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How does life online translate to life in the showroom?

Jim Saker

Over the years, the motor industry has spent large amounts of money on market research, in the form of questionnaire surveys, focus groups, driving experiences and numerous interviews through a range of media.

If the research is conducted with integrity, the questions asked are appropriate, and the analysis is done systematically, it is likely that an insight can be gained on peoples’ opinions and views. Acting on this information, organisations attempt to shape their product or service offering in a way that leads to some form of success.

Much of this research is confrontational, in that it is demanding a response to a question or prompt. This is a false environment and the challenge is to work out whether the information gathered will actually be transferred into behaviour outside of this context.

For a number of years, our team at Loughborough undertook observational research at motor shows in Europe, observing and recording how people moved around the stands, where they stopped, what they were looking at and how much time they were prepared to invest in any one exhibit.

This helped to shape the layout and design of the stands, but always left unanswered whether what we learned from a motor show could be applied in another context – the dealership showroom.

Another area where this happens is digital and social media. One of the challenges is to see what the connection is between life on the web and everyday living. We know from examples of cyber-bullying that people who are shy and retiring in real life suddenly feel empowered to target others with vitriol and abuse online. Others create their own fantasy world, taking on a persona totally different to their own.

“It appears that when the dealer world is most busy, both online and in the showroom, the manufacturers have packed up for the weekend”

Last week, I received the Social Insights report on the Automotive Industry, produced by Brandwatch. The company is well known for its social media intelligence work and although I am not in a position to advocate or endorse them, I think some of their findings are both interesting and insightful. Basically, the company monitors the web and social media platforms and collects data from online comments, Twitter data and Facebook channels.

Their data collection focused on 48 motor industry brands and was analysed from a range of perspectives. The data collected is very general and inevitably reflects the influence of the US market, but still provides some thought-provoking ideas.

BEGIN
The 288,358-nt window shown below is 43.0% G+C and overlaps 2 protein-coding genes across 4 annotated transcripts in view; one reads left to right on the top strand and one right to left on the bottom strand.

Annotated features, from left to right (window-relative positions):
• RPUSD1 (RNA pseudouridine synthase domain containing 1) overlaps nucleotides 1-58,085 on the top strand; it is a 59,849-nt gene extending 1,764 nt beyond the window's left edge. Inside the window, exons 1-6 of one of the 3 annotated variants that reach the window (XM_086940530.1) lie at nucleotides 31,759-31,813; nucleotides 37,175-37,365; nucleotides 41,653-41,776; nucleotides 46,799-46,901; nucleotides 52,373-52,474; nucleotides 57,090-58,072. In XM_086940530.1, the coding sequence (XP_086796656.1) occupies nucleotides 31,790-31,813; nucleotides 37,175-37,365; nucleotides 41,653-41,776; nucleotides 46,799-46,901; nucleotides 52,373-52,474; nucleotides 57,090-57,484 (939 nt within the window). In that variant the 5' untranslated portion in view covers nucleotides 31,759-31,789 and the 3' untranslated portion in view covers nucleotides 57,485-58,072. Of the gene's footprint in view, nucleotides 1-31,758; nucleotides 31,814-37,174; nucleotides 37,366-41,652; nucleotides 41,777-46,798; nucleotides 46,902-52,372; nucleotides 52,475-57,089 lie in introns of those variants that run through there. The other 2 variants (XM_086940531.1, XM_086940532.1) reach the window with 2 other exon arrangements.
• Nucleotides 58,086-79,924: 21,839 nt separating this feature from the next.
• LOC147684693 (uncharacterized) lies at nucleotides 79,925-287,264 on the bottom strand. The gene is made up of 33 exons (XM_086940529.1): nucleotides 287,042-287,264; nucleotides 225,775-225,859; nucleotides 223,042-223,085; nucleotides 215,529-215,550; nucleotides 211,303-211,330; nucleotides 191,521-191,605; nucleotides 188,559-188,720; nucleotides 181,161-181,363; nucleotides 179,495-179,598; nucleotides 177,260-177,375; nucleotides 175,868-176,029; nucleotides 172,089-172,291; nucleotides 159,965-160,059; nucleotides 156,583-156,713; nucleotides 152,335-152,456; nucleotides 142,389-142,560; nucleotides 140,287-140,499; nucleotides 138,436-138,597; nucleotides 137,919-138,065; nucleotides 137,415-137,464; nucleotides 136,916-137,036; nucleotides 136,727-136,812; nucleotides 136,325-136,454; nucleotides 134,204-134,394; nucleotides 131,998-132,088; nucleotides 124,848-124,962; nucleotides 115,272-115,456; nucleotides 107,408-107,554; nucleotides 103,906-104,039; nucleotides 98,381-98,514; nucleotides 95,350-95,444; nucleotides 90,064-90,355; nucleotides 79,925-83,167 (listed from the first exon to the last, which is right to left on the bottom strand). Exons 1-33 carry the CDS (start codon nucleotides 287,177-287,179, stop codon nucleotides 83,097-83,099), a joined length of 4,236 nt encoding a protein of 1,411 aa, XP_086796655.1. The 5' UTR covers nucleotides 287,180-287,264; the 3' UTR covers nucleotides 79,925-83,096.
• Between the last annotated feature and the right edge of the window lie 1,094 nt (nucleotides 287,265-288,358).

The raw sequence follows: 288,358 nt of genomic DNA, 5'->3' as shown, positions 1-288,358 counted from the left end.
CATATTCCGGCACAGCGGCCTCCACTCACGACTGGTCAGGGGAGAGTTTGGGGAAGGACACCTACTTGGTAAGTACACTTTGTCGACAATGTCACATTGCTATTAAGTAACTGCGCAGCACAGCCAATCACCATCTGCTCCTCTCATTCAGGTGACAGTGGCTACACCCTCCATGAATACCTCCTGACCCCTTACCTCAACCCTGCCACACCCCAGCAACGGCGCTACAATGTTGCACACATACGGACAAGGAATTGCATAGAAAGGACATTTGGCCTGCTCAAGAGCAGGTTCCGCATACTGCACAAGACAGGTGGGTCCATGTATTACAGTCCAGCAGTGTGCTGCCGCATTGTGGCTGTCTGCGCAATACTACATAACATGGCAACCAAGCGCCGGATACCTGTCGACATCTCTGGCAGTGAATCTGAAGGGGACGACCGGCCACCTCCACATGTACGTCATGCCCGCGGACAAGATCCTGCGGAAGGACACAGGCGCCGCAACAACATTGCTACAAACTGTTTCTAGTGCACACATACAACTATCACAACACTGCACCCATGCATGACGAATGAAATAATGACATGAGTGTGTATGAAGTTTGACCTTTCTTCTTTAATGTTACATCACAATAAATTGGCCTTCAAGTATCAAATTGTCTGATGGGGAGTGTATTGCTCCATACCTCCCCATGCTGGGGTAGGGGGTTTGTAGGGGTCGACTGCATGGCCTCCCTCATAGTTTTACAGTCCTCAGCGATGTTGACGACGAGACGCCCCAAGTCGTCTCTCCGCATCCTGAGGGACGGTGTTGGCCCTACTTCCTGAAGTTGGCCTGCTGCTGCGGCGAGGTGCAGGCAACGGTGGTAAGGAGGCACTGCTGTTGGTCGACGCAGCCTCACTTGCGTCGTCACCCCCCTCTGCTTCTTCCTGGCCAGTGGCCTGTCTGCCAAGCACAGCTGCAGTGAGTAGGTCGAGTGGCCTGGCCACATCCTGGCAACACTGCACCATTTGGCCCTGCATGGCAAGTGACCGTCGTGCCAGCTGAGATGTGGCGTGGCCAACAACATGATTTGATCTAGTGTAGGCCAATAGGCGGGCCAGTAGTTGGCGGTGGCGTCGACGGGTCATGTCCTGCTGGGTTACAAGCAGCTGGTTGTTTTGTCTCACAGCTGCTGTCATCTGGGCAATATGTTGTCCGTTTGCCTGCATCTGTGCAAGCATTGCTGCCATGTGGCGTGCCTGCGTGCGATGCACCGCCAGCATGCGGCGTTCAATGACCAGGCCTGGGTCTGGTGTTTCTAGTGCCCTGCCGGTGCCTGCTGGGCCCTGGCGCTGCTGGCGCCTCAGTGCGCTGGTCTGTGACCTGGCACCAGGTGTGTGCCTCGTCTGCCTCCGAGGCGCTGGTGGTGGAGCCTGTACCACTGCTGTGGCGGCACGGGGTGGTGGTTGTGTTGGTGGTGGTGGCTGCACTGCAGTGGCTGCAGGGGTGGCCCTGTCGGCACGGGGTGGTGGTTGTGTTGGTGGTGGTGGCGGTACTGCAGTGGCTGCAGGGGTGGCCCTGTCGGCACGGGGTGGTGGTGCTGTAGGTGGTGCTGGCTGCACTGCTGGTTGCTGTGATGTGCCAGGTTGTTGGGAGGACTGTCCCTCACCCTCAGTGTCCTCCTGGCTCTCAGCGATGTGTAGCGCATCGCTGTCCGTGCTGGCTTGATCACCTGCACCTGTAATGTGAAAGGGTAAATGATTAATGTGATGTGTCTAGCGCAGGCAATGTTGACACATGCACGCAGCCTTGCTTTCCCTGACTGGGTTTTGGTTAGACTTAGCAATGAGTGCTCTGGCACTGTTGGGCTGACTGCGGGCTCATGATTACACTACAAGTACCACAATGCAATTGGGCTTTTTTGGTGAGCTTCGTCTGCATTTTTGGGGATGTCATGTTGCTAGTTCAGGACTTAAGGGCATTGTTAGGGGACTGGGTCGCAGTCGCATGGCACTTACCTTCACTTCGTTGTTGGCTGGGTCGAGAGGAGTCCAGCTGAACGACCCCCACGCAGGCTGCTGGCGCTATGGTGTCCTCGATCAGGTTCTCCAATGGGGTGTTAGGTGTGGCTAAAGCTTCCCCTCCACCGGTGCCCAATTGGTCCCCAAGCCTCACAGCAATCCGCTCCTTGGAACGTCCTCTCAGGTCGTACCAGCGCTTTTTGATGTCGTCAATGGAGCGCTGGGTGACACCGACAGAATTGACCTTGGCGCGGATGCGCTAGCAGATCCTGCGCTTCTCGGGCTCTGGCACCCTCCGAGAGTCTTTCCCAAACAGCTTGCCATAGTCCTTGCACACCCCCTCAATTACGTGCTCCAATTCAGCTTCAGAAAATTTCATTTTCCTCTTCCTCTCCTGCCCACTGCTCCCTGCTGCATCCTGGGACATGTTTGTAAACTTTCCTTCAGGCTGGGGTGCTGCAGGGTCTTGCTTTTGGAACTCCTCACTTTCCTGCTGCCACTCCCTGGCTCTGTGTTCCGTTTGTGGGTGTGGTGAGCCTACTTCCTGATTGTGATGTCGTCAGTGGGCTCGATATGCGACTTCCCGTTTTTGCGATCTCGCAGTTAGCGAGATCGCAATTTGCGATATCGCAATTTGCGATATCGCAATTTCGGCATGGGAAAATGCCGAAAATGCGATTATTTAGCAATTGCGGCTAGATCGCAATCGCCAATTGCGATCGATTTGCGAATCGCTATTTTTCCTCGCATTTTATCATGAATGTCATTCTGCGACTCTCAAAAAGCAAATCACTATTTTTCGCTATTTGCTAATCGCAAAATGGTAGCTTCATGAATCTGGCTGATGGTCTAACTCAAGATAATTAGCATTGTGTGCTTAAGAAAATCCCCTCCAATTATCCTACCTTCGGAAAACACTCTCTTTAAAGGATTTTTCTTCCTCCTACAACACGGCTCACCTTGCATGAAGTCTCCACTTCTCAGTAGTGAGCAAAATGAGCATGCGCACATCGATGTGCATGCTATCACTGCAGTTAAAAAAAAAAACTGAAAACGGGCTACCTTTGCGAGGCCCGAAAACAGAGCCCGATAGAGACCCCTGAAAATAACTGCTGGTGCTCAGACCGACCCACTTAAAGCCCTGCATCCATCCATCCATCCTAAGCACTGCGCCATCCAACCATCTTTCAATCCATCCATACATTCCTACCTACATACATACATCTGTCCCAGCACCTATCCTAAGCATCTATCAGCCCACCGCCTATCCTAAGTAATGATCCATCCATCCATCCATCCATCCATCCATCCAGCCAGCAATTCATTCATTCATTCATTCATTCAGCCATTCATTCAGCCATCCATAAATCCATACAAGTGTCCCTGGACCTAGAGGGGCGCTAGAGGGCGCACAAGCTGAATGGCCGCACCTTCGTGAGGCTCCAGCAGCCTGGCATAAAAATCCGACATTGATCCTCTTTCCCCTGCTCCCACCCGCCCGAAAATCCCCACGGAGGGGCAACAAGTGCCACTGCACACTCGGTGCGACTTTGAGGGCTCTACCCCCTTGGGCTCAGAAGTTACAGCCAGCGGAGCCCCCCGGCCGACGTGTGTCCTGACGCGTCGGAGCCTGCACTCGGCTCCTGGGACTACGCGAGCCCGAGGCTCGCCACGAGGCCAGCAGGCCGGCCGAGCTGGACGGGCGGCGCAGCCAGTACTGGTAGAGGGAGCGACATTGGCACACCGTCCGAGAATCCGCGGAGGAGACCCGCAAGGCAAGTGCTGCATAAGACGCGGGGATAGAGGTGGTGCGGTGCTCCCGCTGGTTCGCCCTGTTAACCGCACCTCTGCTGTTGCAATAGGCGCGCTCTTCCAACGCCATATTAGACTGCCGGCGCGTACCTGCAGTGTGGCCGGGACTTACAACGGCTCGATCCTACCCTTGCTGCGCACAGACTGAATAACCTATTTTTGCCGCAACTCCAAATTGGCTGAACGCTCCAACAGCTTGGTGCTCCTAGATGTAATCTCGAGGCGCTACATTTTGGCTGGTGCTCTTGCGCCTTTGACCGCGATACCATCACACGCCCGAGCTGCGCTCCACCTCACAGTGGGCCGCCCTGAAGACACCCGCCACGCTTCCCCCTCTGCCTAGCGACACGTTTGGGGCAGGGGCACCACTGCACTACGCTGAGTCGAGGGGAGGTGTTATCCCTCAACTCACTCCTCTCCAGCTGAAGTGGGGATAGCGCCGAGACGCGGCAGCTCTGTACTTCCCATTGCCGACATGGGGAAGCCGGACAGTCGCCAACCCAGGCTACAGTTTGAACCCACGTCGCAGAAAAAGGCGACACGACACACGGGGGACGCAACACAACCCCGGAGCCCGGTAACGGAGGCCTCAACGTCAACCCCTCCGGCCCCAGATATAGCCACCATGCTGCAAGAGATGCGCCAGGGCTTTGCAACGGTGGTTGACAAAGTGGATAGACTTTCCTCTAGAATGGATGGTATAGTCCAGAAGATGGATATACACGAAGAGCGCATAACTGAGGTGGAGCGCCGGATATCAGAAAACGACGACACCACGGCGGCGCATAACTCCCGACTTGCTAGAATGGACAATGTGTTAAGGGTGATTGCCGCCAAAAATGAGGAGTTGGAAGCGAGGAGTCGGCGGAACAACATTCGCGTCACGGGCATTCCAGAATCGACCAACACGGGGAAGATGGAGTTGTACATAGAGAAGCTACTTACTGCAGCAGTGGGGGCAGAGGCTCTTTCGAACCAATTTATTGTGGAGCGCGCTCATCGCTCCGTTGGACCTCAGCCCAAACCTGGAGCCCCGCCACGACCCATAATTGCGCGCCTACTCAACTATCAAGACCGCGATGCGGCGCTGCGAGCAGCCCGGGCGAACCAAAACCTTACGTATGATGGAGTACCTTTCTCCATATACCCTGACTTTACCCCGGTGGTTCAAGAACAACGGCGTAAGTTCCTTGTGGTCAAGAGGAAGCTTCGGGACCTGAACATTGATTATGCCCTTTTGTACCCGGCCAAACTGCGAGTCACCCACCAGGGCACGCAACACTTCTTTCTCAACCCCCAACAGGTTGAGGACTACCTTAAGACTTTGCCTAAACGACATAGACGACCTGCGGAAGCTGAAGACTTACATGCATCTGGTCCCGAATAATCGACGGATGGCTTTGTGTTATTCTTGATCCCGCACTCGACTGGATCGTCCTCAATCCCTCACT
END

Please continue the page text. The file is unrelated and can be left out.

One of the most interesting aspects of their research shows that over the next 10 years 40% of new car buyers will be millennials whose attitude to information acquisition is almost totally online and that 40% will express their experience online, whether it is positive or negative. However, more than 98% of this online conversation will take place on accounts not owned by the brand, making the audience the dominant force in any discussion.

On average, manufacturers tweet five times a day and post on Facebook an average of 1.2 times per day. When compared with other industries, the motor industry contributes less online, but draws a relatively high level of engagement from its posts.

The figures show that the consumers maintain their level of activity through the week and into the weekend, while manufacturers appear to almost switch off at weekends. This issue is quite important – it appears that when the dealer world is most busy, both online and in the showroom, the manufacturers have packed up for the weekend. Surely, if we are to exploit the potential of social media, it will be increasingly important to provide content when the consumers want it and start to co-ordinate activity in line with customer interest.

Some of the more interesting data produced was in the area of brand content. During the period November 20 to January 26, Facebook content reveals that the carmakers’ strategy is primarily driven by photos, which comprise 72% of their posts. These generated 3,775 likes, 84 comments and 241 shares. By comparison, video accounted for 18% of the posts and generated 3,763 likes, 162 comments and 645 shares. While videos require more effort to produce, they would appear to be a more effective way to reach consumers.

Another fascinating insight is in the gender split of the online audience, which is 71% male and 29% female. However, Honda’s online audience was 63% women, while Hyundai (51%  female) and Suzuki (48% female) had almost even distribution between genders. Meanwhile, Isuzu came out 90% male.

The interests of the online automotive audience were also analysed and the top three were sport, automotive and family/parenting. It would be interesting to see whether other sectors scored differently.

This and other reports about social media in our industry are beginning to emerge. The challenge is in seeing how these indicators translate into customer behaviour in the marketplace. As the millennials and subsequent groups come through, we will start to understand whether life online does reflect life in the showroom.

To download a copy of the Brandwatch report ‘Social Insights report on the Automotive Industry,’ go to:


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